Stock indexes are off to a positive start the week as investors brace for a string of key events that will shape sentiment leading up to the Federal Reserve's meeting on March 21-22.

First up is Federal Reserve Chair Jerome Powell's two-day testimony before Congress, starting with the Senate today and the House on Wednesday.

Investors will be extremely sensitive to any indications that the Fed is questioning the effectiveness of its inflation fight so far and/or suggestions that the Fed funds rate might climb higher than Wall Street is currently anticipating.

Insiders expect lawmakers will grill Powell on the latest data showing inflation remains stubbornly strong. If the Fed Chief tries to deflect those questions are otherwise attempts to brush off the January data, bulls will take that as a positive signal. Bulls believe a return of inflationary signals in January was a one-off and expect upcoming data could justify a pause in Fed rate hikes as soon as May or June.

A big test for that theory comes on Friday with the February Employment Report. Insiders are expecting a gain of around +215,000 jobs. Fed officials have indicated they would be happy with gains that are closer to where they were late last year, which was +260,000 in December and +290,000 in November.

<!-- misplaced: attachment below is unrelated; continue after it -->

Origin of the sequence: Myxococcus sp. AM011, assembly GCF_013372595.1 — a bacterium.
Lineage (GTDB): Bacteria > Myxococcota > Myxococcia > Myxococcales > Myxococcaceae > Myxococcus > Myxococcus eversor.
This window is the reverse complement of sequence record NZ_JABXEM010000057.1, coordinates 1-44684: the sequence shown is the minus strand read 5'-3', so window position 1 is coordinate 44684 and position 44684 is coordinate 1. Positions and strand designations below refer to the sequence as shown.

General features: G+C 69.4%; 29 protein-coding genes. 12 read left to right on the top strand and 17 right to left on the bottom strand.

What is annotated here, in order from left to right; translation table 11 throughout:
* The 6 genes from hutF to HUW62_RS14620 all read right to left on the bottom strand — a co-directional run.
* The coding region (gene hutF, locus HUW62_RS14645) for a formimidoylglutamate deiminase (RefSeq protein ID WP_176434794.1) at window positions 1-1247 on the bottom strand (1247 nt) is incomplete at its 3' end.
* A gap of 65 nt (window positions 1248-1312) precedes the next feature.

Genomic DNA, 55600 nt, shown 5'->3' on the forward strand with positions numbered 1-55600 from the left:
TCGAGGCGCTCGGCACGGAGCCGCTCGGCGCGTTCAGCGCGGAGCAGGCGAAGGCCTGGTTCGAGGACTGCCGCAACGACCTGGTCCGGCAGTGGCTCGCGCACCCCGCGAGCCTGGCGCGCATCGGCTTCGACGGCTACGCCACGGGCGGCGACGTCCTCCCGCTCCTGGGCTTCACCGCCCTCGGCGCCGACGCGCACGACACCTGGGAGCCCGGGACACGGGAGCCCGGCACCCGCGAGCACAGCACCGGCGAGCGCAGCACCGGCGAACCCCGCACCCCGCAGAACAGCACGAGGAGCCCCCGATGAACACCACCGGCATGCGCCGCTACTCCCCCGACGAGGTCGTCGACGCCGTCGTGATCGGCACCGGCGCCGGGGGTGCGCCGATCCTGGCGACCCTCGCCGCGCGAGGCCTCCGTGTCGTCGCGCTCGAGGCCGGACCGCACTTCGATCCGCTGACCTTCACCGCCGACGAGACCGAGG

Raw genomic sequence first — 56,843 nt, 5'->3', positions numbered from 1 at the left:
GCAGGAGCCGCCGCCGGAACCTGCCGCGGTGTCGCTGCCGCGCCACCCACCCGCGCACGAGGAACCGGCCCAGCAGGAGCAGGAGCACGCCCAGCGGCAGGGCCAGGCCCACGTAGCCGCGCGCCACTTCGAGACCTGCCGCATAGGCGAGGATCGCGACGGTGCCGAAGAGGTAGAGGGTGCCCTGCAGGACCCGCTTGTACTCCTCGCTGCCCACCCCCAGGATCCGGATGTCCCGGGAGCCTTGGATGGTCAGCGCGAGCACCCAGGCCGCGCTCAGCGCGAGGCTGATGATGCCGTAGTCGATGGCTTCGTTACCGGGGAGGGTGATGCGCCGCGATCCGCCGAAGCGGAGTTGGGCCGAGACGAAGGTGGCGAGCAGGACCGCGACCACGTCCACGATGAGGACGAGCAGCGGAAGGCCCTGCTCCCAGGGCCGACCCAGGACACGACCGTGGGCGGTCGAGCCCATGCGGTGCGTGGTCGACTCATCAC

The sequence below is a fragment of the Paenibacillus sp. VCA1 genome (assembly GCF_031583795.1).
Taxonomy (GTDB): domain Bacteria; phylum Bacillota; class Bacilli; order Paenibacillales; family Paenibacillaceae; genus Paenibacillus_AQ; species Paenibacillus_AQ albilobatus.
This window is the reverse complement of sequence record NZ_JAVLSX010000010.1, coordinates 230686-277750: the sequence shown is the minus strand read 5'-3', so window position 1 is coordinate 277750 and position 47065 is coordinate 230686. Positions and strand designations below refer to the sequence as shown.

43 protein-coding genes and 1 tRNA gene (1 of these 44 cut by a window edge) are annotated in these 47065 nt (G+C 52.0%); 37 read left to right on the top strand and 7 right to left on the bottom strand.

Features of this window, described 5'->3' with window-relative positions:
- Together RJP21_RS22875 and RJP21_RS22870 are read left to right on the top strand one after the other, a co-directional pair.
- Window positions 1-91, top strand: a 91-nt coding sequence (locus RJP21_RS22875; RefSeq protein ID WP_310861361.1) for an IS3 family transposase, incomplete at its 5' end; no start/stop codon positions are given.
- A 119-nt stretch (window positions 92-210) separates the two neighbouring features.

The jobs report will be followed by key inflation reads from the Consumer Price Index (CPI) next Tuesday, March 14, and the Producer Price Index (PPI) on the 15th.

Critically, if the jobs report and CPI come in much higher than expected, hopes of a Fed pullback anytime soon will likely be squashed and push a lot of bulls back to the sidelines.

Of course a return to more moderate job gains and a slowdown in inflation are likely to reignite optimism for a more dovish Fed and could help launch another rally. Today's economic data includes Wholesale Inventories and Consumer Credit.

The latter is being more closely monitored for insights into how much debt consumers are taking on as inflation continues to squeeze budgets.

Earnings today are due from Casey's General Stores, CrowdStrike, and DICK'S Sporting Goods.

Inflation Boosted the 2023 Federal Income Tax Brackets: After a year of soaring prices, the IRS made annual inflation adjustments for dozens of tax provisions, including the federal income tax brackets for 2023, which may affect next year’s taxes, experts say. While the rates didn’t change, the brackets show the federal income taxes you’ll owe on each portion of your taxable income, which is calculated by subtracting the greater of the standard or itemized deductions from your adjusted gross income. According to Mark Steber, chief tax information officer at Jackson Hewitt, this year’s annual adjustments are more significant than usual, noting that “record-setting high inflation” contributed to the change. There was roughly a 7% change in the federal income tax brackets from 2022 to 2023, said Kyle Pomerleau, senior fellow and federal tax expert with the American Enterprise Institute. It's worth noting that the standard deduction also increased by nearly 7% for 2023, rising to $27,700 for married couples filing jointly, up from $25,900 in 2022. Single filers may claim $13,850, an increase from $12,950. Source CNBC